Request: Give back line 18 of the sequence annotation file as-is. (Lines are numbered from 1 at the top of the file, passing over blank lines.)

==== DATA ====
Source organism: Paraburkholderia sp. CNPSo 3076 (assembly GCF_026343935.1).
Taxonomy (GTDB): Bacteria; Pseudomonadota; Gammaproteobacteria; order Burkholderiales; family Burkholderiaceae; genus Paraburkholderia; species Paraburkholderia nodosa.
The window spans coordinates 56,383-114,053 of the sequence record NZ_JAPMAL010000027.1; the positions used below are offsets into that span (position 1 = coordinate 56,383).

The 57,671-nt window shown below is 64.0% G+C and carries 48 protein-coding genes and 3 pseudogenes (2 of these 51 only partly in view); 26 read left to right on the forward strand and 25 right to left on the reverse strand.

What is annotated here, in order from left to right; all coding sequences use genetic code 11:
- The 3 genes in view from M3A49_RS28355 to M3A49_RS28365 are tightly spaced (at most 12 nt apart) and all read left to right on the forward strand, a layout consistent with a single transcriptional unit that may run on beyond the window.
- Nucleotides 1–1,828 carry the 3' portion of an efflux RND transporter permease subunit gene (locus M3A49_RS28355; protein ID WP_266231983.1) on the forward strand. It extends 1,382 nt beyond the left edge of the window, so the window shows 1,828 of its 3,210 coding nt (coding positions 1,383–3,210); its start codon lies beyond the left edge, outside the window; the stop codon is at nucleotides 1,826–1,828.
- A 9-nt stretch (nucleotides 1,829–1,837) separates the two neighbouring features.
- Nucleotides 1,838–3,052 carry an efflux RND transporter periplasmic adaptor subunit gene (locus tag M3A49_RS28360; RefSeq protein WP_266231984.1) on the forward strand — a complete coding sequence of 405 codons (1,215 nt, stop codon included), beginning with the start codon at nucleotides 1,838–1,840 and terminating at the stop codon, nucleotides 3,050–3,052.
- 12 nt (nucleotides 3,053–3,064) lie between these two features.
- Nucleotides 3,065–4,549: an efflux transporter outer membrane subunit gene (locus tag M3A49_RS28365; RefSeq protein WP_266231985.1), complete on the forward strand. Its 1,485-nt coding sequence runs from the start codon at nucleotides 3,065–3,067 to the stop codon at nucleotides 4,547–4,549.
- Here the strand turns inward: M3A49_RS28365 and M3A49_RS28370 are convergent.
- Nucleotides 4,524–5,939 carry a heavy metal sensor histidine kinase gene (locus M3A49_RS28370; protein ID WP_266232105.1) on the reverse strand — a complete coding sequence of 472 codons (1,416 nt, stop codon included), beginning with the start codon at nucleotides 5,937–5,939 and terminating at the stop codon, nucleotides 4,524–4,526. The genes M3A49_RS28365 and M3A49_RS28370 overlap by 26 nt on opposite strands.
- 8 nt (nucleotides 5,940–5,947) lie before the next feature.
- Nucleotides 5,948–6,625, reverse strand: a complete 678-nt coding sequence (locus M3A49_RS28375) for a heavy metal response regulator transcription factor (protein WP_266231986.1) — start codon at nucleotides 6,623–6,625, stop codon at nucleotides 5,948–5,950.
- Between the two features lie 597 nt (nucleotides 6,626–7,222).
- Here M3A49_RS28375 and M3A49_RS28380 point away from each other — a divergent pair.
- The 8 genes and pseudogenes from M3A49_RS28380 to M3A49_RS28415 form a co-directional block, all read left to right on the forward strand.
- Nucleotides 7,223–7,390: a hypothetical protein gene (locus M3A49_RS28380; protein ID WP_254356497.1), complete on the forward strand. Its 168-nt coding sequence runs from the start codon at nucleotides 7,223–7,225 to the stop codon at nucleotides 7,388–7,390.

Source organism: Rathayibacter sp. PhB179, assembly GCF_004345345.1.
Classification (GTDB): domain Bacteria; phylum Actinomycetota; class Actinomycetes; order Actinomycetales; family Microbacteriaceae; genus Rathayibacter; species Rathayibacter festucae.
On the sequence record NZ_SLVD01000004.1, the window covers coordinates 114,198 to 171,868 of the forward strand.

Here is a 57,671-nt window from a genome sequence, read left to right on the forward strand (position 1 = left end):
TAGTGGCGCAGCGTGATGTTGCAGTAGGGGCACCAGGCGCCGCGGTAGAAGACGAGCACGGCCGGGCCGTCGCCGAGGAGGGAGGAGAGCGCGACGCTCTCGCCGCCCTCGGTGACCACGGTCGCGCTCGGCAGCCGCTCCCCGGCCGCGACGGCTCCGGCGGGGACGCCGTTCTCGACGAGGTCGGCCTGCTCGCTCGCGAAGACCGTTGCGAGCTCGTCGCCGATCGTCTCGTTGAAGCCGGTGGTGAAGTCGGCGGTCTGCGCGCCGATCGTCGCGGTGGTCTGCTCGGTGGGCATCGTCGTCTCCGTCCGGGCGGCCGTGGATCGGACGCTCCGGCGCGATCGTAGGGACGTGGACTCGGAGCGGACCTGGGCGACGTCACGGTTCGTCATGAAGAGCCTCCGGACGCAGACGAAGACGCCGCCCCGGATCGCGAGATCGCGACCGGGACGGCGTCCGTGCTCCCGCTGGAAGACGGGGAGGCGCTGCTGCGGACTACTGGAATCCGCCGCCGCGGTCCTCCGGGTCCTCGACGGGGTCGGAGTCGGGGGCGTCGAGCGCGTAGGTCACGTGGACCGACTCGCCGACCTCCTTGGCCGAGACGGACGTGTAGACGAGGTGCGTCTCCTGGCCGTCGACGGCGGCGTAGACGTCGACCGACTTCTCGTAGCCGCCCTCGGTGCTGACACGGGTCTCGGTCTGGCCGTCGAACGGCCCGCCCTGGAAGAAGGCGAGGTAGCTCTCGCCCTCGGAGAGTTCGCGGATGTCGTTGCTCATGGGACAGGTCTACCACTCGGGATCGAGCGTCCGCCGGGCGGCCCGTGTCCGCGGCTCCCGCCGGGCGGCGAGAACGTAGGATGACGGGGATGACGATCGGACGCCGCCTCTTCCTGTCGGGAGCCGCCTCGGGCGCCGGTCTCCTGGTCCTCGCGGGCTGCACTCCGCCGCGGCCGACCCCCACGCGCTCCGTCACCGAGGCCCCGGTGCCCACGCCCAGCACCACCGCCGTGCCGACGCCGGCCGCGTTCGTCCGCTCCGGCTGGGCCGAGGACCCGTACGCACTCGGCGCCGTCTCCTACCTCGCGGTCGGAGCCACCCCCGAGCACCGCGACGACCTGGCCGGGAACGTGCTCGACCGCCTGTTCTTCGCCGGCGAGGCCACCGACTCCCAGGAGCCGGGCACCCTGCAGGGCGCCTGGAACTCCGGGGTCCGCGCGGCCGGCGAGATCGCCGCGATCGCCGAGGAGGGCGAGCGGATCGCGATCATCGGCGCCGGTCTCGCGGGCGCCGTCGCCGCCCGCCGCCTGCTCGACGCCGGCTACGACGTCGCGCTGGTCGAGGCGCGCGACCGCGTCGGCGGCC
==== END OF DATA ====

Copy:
- The 8 genes and pseudogenes from M3A49_RS28380 to M3A49_RS28415 form a co-directional block, all read left to right on the forward strand.